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Student Retention: Impacts of an Agricultural Economics First Year Seminar Course


  • Reaves, Dixie Watts
  • Marchant, Mary A.


As universities seek to enhance student retention, a positive first year experience is critical for student success. The objective of this research is to determine whether an agricultural economics first-year seminar course improves retention rates of its undergraduate students. This course provides a unique opportunity for students to learn about the agricultural economics discipline, and also gain insights into what it takes to be a successful college student. Analysis examines whether departmental retention and graduation rates improve after course implementation in 1998, and compares departmental retention and graduation rates to those of the college and university. Qualitative analysis using student evaluations, senior exit interviews and student surveys also assess the impact of this course on student success. Results show that retention and graduation rates improve following course implementation. Retention, four-year graduation rates and five-year graduation rates for the Department exceed those for the College of Agriculture and Life Sciences and exceed the four-year graduation rates for the university.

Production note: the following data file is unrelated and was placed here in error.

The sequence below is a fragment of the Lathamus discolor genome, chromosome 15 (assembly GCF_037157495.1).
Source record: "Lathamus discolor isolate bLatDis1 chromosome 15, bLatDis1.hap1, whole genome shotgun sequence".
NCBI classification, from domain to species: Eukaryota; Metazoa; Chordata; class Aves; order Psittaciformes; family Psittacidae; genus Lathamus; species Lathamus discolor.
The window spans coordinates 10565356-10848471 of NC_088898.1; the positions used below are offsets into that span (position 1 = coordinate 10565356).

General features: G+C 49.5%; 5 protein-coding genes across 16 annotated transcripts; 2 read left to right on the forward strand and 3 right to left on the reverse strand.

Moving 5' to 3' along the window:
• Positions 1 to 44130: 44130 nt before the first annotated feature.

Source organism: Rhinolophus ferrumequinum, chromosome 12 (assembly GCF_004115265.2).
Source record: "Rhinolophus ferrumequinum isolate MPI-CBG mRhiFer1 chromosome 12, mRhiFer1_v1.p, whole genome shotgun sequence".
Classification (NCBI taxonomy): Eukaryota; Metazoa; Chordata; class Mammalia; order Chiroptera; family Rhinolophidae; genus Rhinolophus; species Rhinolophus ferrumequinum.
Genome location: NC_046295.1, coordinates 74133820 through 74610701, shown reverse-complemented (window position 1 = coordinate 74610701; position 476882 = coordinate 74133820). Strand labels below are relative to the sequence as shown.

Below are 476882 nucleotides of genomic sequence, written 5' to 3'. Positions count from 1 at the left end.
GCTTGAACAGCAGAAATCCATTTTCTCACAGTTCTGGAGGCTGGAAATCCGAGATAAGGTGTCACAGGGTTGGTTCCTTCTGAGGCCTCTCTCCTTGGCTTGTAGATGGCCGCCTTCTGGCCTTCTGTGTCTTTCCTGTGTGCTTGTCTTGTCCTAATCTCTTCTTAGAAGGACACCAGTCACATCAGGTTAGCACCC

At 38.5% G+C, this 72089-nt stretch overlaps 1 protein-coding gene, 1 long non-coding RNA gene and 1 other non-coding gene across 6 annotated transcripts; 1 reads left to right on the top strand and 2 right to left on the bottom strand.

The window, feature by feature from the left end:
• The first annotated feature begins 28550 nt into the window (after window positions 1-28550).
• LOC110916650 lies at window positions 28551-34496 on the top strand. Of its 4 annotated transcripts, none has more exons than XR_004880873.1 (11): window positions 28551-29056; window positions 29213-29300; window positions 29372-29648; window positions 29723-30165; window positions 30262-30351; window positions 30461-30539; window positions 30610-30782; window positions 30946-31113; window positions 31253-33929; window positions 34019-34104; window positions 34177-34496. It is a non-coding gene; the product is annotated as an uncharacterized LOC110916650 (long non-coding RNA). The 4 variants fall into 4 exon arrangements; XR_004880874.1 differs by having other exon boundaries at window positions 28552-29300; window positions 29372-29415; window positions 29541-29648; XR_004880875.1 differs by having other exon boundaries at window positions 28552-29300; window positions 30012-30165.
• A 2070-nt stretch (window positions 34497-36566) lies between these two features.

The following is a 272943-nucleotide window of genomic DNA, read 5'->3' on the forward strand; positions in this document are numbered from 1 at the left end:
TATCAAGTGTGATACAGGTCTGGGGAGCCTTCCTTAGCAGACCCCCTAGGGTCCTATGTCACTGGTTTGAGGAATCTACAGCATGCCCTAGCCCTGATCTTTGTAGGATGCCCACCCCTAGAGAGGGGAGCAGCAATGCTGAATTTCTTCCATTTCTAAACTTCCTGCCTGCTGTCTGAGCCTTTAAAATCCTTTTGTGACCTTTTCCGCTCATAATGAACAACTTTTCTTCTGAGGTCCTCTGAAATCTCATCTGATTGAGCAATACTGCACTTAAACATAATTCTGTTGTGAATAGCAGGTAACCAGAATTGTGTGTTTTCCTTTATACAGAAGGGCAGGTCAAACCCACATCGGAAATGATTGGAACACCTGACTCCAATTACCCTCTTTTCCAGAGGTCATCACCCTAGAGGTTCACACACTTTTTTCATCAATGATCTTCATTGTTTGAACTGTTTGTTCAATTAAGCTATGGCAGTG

Suggested Citation

  • Reaves, Dixie Watts & Marchant, Mary A., 2010. "Student Retention: Impacts of an Agricultural Economics First Year Seminar Course," 2010 Annual Meeting, February 6-9, 2010, Orlando, Florida 56476, Southern Agricultural Economics Association.
  • Handle: RePEc:ags:saea10:56476

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